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Hoffmann, R. A wiki for the life sciences where authorship matters. Nature Genetics (2008)

Molecular properties of 5-aminolevulinic acid dehydratase from Spinacia oleracea.

5-Aminolevulinic acid dehydratase from spinach (Spinacia oleracea), highly purified by immunoprecipitation, was characterized by inhibitor studies, amino acid composition, the mode of substrate binding and electron photomicrography. The results show that the conversion of 5-aminolevulinate to porphobilinogen requires an active arginine residue and the formation of a Schiff base between the enzyme and 5-aminolevulinate. The formation of a Schiff base is well known for bacterial and animal dehydratases. Spinach dehydratase, however, is distinguished by its insensitivity to iodoacetamide, a low content of cysteine residues and a high proportion of acidic amino acids. In addition, electron photomicrographs of spinach dehydratase molecules do not resemble the corresponding images of beef liver dehydratase. The finding that an arginine residue is essential for substrate conversion corroborates the suggestion that the right orientation of the substrate in the active center is dependent on a positive charge.[1]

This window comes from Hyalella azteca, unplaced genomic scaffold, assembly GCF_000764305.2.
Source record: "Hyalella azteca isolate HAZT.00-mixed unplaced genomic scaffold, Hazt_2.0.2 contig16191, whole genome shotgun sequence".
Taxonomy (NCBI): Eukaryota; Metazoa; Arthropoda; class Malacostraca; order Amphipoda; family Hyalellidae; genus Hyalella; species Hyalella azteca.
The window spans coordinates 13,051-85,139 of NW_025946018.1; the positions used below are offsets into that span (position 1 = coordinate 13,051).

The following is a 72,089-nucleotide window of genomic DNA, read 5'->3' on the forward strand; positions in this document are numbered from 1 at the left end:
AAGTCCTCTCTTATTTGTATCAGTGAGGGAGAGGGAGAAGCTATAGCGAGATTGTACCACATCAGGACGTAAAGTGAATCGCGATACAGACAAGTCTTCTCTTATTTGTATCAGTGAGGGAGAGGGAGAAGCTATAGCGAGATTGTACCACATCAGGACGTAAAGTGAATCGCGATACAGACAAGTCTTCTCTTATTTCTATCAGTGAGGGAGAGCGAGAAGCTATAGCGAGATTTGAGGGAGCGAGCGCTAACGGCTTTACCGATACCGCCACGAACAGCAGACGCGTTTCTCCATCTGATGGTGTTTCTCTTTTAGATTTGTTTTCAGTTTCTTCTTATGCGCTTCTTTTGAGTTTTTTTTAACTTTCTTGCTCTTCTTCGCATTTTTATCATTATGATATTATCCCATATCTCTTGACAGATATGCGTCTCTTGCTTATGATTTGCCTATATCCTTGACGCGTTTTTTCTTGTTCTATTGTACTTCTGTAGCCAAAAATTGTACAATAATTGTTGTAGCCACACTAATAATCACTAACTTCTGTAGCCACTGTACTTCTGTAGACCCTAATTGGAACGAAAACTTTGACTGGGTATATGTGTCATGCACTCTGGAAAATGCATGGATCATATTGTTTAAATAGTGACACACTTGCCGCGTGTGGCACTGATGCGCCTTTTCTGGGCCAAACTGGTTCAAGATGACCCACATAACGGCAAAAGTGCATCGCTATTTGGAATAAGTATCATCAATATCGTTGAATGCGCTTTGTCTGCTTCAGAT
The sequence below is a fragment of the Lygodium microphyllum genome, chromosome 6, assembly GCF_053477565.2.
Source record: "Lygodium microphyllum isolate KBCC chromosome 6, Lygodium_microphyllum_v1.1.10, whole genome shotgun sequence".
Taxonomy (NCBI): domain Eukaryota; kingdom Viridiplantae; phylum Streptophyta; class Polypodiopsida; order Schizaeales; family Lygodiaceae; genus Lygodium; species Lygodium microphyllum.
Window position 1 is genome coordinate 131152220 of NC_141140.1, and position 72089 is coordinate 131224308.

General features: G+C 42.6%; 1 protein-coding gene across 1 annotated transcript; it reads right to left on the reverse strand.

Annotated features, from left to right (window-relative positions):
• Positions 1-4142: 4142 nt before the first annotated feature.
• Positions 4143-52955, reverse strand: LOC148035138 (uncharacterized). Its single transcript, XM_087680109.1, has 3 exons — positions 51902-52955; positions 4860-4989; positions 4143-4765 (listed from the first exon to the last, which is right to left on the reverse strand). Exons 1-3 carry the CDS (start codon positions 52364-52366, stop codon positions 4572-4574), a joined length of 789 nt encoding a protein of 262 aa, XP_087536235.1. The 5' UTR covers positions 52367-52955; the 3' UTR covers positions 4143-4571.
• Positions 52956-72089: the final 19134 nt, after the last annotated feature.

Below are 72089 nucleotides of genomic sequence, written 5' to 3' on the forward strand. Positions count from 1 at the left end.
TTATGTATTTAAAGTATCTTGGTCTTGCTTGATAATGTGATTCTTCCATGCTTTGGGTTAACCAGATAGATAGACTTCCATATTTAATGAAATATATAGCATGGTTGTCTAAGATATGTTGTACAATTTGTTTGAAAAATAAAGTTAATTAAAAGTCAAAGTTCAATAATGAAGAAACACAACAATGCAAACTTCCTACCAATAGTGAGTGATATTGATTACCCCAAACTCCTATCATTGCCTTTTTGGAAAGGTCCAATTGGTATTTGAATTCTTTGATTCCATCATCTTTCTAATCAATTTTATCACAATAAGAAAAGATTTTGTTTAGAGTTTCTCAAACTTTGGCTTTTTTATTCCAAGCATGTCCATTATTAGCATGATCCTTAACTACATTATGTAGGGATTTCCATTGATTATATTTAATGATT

1. Molecular properties of 5-aminolevulinic acid dehydratase from Spinacia oleracea. Liedgens, W., Lütz, C., Schneider, H.A. Eur. J. Biochem. (1983) [Pubmed]
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